Even in today’s highly partisan media world, experts said, the lack of coverage about the private comments of Fox’s top executives and hosts stands out.
California Gov. Gavin Newsom lashed out at what he called “Perhaps one of the great disinformation networks in America … One America News” for spreading “a lot of misinformation” about COVID. He did not stop there. He’s establishing the Office of Community Partnerships and Strategic Communications, which he called “a brand new unit in the state government. It’s a strategic partnership unit and a communications unit,” that Newsom said will also “support and amplify local and community-based partnerships” and work with trusted community voices to get the message out.
The right-wing cable channel One America News Network — which has spread conspiracy theories about the 2020 election, the Jan. 6 Capitol riot and the safety of coronavirus vaccines — will be dropped by one of its largest television distributors later this year. The decision by DirecTV, a satellite and streaming network with about 15 million subscribers, is a significant setback for One America News and its owners, the Herring family. Losing its slot on the DirecTV lineup will almost certainly diminish the network’s overall audience and cut into its annual revenue.
When Reuters, the global news agency, published its two-part investigation last week of OAN, the most startling finding was that AT&T indirectly provided 90% of the channel’s revenue, after letting it be known that it was eager to host a new conservative cable network. But just as noteworthy as AT&T’s involvement was the way Reuters’s John Shiffman pulled back the curtain on how the San Diego-based network operates.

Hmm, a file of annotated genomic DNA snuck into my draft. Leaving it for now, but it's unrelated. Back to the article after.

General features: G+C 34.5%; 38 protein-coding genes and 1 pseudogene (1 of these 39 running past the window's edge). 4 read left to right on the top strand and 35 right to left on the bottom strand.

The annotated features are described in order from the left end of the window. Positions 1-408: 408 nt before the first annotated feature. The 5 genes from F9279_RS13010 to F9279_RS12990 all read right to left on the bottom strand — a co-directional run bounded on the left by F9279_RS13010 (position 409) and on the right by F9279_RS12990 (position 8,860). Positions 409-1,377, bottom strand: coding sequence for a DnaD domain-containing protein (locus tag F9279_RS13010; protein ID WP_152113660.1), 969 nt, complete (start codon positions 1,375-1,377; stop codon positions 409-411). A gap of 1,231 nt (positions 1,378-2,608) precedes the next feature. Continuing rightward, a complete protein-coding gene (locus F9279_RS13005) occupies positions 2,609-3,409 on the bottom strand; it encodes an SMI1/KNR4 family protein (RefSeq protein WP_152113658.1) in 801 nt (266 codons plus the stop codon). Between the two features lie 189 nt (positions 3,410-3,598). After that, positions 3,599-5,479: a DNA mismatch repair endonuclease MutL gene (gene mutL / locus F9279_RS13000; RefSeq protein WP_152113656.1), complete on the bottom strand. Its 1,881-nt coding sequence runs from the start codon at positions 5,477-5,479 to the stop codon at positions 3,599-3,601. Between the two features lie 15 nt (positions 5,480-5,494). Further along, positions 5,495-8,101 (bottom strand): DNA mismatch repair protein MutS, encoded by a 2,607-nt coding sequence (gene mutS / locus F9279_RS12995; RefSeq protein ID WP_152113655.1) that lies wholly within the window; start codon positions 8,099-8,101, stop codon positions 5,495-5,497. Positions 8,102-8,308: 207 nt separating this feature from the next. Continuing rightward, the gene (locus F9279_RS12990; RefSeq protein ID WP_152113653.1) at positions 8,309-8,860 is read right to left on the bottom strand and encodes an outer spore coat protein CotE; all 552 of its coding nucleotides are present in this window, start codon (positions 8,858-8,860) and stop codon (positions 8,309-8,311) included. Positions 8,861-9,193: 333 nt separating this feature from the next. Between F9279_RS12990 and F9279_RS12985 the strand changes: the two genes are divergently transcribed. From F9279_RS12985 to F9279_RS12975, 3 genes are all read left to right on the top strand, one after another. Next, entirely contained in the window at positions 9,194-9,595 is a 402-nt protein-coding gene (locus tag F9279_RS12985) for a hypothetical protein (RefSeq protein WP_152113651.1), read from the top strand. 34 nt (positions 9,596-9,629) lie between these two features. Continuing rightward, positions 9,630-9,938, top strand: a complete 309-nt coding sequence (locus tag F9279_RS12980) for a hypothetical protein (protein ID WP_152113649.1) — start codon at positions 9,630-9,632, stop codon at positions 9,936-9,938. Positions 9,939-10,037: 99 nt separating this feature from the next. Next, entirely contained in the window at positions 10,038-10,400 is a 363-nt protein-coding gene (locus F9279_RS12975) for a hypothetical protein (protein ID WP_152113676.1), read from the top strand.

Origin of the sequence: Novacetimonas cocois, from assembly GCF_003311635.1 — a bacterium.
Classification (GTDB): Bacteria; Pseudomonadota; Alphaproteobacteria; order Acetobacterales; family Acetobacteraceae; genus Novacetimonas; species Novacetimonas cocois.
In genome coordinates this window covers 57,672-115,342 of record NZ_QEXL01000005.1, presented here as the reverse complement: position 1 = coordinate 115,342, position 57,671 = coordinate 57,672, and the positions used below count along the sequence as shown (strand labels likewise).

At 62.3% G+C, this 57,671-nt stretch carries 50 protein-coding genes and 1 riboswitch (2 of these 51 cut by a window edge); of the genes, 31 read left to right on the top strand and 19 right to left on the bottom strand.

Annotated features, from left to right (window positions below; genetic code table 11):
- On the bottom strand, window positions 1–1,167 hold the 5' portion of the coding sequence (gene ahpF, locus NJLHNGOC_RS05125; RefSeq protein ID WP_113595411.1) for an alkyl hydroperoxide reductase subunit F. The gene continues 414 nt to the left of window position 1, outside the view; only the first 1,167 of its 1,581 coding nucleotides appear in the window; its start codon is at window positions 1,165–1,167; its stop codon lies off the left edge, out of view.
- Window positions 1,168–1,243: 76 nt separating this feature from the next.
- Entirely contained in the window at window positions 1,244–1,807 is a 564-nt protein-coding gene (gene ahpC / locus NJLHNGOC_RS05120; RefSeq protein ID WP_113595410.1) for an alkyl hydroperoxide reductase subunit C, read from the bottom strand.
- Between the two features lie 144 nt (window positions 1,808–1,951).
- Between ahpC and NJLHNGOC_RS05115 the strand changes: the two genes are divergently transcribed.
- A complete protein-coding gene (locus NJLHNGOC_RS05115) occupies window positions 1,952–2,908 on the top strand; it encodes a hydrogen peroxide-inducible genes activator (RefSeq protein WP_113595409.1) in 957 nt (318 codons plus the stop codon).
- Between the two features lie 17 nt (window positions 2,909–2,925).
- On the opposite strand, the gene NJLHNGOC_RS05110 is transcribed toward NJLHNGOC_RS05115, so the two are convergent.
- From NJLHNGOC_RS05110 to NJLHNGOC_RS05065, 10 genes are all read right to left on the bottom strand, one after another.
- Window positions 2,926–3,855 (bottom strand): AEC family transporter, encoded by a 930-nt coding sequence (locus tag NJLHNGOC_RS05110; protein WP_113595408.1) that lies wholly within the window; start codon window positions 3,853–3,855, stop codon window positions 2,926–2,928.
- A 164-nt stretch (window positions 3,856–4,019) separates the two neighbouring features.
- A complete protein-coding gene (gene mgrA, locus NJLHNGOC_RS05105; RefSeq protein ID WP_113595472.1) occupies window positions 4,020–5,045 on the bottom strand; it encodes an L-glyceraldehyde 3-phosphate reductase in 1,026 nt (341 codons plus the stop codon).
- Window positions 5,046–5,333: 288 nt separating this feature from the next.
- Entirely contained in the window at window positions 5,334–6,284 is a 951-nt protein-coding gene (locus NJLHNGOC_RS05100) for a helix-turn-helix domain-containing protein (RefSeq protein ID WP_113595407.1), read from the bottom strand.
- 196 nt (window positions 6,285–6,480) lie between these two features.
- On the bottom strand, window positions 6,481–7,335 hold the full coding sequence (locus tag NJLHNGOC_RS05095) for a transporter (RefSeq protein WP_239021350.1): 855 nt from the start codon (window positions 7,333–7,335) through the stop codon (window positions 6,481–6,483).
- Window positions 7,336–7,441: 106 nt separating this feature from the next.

As it lauded former President Donald Trump and spread his unfounded claims of election fraud, One America News Network saw its viewership jump. Reuters has uncovered how America’s telecom giant nurtured the news channel now at the center of a bitter national divide over politics and truth.
Erik Wemple: “The insertion of Congress into the contractual relationships of video providers with particular news/propaganda outlets is frightening. Asking questions is a protected activity, of course — one that lawmakers use all the time. Yet these questions feel a lot like coercion by government officials, an incursion into the cultural promise of the First Amendment.”
The suit by the family-owned conservative cable network alleges that Rachel Maddow’s comments on her July 22 show calling it “paid Russian propaganda” were retaliation after OAN’s president accused Comcast of censorship for refusing to carry the channel. The suit also names MSNBC, its parent and Comcast.